• The local commander of Bosnian Serb forces tells the commander of the Dutch battalion in Srebrenica that its 42,000 inhabitants, as well as the Dutch troops are surrounded, and that they need to leave Srebrenica by Tuesday morning.
• New York, July 11, 1995. The UN Security Council urges all sides to respect the status of Srebrenica as a “safe area”.
• Sarajevo: last round of humanitarian aid distributed on June 9: 400 grams of beans, 300 grams of peas, 200 grams of rice, 2 dl of oil, 1 kg of flour.
• Water: water accumulates for 15 days that could be redirected to other parts of the city, This is industrial water.
• Boutros Boutros-Ghali: “We are ready if necessary to use force.”


• The Bosnian Serb Army enters Srebrenica. The inhabitants flee to Potocari. Chris Janowski: “This is a catastrophe that we hoped would not happen.” NATO strikes delayed.


• The UN Security Council declared Srebrenica a “safe area" and previously disarmed the ARBiH. The Dutch Defense Minister admits they have requested from Brussels that NATO air strikes be halted because of terrorist threats made by the Bosnian Serbs who have taken 30 Dutch soldiers hostage. After Srebrenica, the UN loses all of its dignity, with no sense left in the UNPROFOR mission. Nor are there any more “safe areas”.
• Jacques Chirac: “If the UN requests it, France is ready for a military intervention, if the opportunity arises to reestablish the status of a ′safe area', in the Srebrenica enclave, whose area has been taken over by Serb forces.”
• Susan Sontag in Sarajevo: “Bosnia has lost ground in the media sphere because it’s an unending tragedy.”
• Sarajevo: after pest control, the mice no longer live here.
• Flour in the city will last five more days, nor will there be oil at that point.


• The Bosnian Serbs commit horrible crimes in Srebrenica. Slaughter, rape, arson.
• Sarajevo: reception at the French embassy marking Bastille Day.


• The fate of 10,000 people in Srebrenica is uncertain.
• Negative response from the allies to French President Chirac’s proposal to take action in Srebrenica. He compares it to shrinking from Hitler’s aggression.


• The Presidency of BiH, makes a decision to stop cooperating with Akashi or Stoltenberg, as they consider them responsible for the tragic developments in BiH, especially in Srebrenica.
• NATO frustrated by the dual key system. The Serbs attack a UNPROFOR convoy with flour for Sarajevo. UNPROFOR returns fire. The exchange lasts one hour.


• General mobilization in the Zepa “safe area”.
• “Krug 99” releases an appeal to the intellectuals of the world: “There are tens of thousands of refugees from Srebrenica – women, children and the elderly. Does this touch upon your intellectual and moral conscience? Raise your voices against this crime, pillaging and terrorism…”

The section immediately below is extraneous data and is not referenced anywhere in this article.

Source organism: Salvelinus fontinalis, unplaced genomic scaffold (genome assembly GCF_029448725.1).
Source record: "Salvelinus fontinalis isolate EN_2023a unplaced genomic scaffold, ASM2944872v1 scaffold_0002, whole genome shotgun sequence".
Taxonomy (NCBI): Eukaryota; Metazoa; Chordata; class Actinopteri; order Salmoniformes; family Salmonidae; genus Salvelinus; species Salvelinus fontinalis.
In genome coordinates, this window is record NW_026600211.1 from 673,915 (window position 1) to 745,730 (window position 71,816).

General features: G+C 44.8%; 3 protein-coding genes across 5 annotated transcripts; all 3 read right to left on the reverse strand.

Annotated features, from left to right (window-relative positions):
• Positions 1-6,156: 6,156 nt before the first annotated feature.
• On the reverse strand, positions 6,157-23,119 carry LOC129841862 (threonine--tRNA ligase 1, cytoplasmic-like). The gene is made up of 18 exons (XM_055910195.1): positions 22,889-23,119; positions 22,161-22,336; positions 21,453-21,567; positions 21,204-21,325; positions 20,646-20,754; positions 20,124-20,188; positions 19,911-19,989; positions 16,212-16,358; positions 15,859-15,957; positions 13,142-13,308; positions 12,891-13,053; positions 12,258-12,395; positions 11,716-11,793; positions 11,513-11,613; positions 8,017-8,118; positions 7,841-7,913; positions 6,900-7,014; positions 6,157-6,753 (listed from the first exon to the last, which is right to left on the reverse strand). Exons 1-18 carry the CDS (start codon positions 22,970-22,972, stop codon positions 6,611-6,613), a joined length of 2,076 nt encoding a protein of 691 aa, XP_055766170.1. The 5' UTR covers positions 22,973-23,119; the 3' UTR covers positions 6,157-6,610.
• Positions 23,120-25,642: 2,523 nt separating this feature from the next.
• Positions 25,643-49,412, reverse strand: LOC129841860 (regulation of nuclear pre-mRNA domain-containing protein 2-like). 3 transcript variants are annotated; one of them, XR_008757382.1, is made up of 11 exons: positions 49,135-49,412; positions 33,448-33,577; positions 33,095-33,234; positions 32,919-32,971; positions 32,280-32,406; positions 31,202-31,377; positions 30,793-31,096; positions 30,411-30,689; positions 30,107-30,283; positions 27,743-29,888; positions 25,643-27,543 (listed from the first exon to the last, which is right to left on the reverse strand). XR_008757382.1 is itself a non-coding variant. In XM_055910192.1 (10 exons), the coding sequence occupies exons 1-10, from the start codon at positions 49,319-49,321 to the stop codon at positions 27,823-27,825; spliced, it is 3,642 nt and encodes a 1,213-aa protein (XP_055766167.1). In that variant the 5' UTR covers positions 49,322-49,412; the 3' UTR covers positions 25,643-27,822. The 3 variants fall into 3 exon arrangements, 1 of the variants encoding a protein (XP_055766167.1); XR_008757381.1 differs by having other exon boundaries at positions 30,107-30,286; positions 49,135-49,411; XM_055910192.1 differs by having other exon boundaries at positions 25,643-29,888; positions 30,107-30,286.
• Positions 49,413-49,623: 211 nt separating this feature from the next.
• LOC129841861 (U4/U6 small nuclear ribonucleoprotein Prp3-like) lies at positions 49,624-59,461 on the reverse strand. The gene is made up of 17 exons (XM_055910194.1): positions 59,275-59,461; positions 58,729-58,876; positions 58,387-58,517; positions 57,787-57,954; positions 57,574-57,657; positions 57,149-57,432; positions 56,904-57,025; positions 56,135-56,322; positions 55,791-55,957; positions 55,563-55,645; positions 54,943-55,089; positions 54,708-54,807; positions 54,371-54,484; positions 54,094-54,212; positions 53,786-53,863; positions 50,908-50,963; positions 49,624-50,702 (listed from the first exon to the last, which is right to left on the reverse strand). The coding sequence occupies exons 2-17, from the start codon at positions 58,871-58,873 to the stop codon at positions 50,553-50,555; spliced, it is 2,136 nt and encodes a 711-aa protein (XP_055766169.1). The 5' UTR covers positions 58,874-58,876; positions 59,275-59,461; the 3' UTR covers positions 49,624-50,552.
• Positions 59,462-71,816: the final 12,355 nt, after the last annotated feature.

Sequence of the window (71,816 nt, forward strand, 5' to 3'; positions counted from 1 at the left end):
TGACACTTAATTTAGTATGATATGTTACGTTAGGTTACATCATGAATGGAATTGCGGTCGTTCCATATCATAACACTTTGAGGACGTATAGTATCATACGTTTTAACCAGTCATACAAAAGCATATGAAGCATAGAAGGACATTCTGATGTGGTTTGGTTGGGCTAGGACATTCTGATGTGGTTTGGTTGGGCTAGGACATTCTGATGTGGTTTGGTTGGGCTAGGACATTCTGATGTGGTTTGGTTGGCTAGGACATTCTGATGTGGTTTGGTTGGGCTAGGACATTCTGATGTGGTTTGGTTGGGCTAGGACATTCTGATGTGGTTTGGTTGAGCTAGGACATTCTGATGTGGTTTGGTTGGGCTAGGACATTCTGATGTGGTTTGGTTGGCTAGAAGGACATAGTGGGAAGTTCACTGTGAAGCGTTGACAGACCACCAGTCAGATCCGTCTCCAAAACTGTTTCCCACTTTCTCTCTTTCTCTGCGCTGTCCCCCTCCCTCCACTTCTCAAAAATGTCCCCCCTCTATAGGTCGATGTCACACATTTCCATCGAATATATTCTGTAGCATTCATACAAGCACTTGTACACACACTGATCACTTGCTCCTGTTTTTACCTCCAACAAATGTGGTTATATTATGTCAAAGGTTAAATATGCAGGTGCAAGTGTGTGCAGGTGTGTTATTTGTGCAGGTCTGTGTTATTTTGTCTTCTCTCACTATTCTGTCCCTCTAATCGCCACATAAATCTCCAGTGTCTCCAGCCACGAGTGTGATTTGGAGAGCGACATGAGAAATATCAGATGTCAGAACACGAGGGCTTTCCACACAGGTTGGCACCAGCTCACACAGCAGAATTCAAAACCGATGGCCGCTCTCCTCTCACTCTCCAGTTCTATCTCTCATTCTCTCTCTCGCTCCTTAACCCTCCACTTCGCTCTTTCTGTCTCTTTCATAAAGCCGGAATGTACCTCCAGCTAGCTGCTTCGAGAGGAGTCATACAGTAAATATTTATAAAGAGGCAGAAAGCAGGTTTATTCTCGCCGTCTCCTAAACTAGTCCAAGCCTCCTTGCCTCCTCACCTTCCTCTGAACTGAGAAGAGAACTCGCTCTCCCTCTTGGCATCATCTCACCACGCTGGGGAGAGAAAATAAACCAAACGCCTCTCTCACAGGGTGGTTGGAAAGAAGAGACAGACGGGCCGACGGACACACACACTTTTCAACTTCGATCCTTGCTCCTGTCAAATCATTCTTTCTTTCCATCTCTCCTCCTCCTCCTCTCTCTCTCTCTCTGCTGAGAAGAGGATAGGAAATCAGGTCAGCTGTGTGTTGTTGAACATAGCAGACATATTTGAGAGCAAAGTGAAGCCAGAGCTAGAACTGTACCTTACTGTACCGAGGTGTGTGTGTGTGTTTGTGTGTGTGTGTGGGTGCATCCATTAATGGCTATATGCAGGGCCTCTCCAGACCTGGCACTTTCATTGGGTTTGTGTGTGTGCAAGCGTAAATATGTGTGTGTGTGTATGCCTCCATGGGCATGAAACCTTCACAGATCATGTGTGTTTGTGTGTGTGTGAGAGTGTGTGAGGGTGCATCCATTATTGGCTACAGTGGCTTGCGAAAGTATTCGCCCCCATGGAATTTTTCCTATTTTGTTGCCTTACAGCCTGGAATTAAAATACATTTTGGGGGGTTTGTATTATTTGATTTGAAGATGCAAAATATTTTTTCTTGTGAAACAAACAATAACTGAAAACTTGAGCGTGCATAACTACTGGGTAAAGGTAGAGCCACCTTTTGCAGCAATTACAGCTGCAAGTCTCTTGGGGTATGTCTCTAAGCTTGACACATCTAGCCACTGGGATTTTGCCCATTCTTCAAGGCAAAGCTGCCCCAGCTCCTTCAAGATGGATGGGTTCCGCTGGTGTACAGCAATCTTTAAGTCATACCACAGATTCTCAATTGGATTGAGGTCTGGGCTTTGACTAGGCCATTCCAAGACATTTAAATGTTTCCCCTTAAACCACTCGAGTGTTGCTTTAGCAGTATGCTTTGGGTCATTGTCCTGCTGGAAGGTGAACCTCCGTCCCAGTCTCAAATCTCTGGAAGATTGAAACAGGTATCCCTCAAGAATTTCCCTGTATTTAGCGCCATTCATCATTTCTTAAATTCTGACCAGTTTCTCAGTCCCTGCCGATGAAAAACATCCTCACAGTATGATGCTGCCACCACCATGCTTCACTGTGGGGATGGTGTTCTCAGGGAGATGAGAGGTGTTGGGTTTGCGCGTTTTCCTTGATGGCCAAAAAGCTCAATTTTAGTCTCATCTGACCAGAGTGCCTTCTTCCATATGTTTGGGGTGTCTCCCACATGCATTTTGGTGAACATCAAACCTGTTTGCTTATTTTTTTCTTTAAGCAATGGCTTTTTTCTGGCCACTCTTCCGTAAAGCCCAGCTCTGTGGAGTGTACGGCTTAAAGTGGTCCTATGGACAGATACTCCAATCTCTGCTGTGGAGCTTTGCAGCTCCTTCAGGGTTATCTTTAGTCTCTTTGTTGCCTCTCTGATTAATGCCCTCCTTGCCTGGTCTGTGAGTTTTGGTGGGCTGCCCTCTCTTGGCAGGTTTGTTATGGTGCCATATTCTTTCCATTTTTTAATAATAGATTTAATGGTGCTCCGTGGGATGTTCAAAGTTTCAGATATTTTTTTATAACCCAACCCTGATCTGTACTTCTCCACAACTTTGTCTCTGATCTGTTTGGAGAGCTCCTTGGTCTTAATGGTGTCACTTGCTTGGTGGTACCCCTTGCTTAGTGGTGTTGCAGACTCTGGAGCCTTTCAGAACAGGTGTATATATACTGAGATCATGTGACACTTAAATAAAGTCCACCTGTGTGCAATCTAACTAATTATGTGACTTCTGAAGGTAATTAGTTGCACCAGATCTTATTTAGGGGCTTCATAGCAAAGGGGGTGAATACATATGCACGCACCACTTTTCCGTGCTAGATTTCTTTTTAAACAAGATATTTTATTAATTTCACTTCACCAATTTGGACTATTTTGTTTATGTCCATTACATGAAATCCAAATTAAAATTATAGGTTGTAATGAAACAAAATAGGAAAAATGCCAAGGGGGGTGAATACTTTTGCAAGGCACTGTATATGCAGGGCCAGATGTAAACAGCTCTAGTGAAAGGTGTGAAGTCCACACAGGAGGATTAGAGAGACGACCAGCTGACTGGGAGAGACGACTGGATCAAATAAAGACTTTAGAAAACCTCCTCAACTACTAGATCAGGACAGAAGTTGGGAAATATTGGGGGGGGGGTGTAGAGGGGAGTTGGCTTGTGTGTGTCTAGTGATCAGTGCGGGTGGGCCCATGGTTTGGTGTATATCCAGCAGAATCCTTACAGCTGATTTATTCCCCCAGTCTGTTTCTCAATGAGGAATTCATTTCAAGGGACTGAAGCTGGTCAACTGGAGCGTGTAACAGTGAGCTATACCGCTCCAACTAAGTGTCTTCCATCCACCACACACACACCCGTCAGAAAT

• Boutros Boutros-Ghali: “Can we keep the peace when the protagonists want war? Can we set ourselves between troops when they only want conflict?”
• Parapsychologist, Melke Mensur Adilovic, looks into the future: water, gas and electricity and the opening of Sarajevo will occur by the end of the year; by '96 refugees will return. If you call 600 617 you receive an automated answer with his voice. “I don’t know who he is, but he brightened my day,” says one woman from Sarajevo.
• Charles Millon, the French defense minister, calls for the formation of a multinational force to defend Gorazde and Sarajevo, and seeks the involvement of the U.K, the U.S, and Germany.
• General Rupert Smith releases a letter of protest to Bosnian Serb Army Commander Ratko Mladic on the attack on Zepa.
• Kasparov plays for the “Bosna” chess club. They win the European club championship. Kasparov says that he played for “Bosna” as a symbolic gesture, because he is on the side of those who, despite heedless aggression, try to live honorably and with dignity and fight for the preservation of priceless value.


• Zepa puts up a resistance to artillery and infantry attacks and planes that sweep over the area of the SR Yugoslavia. Those from Zepa say that the peacekeepers there will share their fate.
• The Pope calls on all those of good will to help the sufferings of the people of Bosnia. He condemns the Serb attacks, which constitute a crime against humanity, and calls Bosnia one of the saddest pages in the history of Europe – the news and images arriving from Bosnia, especially those from Srebrenica and Zepa, clearly show how deeply Europe and humanity have fallen into an abyss of misery; no reason, no goal could justify such barbaric acts.
• Italy prepares to begin its role in Bosnia if it is requested to participate in international peacekeeping efforts.


• Meeting of EU foreign ministers: support for keeping UNPROFOR in Bosnia to preserve its role in protecting the “safe areas” Gorazde and Sarajevo, while at the same time paying heed to a realistic assessment of the military on the ground.
• A Dutch soldier, upon arriving to Holland from Srebrenica: “It’s hunting season there in full swing.”
• Food arrives to the city through an “alternative route”, through the tunnel.


• Ukrainian soldiers in Zepa disable part of the weapons in the armory to prevent their use by the ARBiH.
• A UN APC used to protect passengers crossing Tito street spends as much fuel in two to three days as “Velepekara” in one day to produce bread
• Cardinal Vinko Puljic walks on the city streets.
• “Liberation”: “The fall of Srebrenica is a defeat comparable to that of Napoleon’s at Waterloo in 1815.”
• Sarajevo: On the occasion of the tragedy in Srebrenica the Serb Civil Council announces: “To preserve a minimum of credibility, the international community must understand the tragedy in Srebrenica as a final warning, and that hesitation and indecisiveness will accomplish nothing towards peace in Bosnia or hindering the momentum of the aggression and genocide of the campaign for Greater Serbia.”


• 12,000 people disappear from Srebrenica. Izetbegovic requests an evacuation of the inhabitants of Zepa. UNPROFOR encounters difficulties in securing the number of vehicles required to arrange the evacuation from Zepa.
• Meeting of EU foreign ministers: Conclusions are reached on imperatives without corresponding measures for their realization – the unconditional restoration of the status of a safe area for Srebrenica.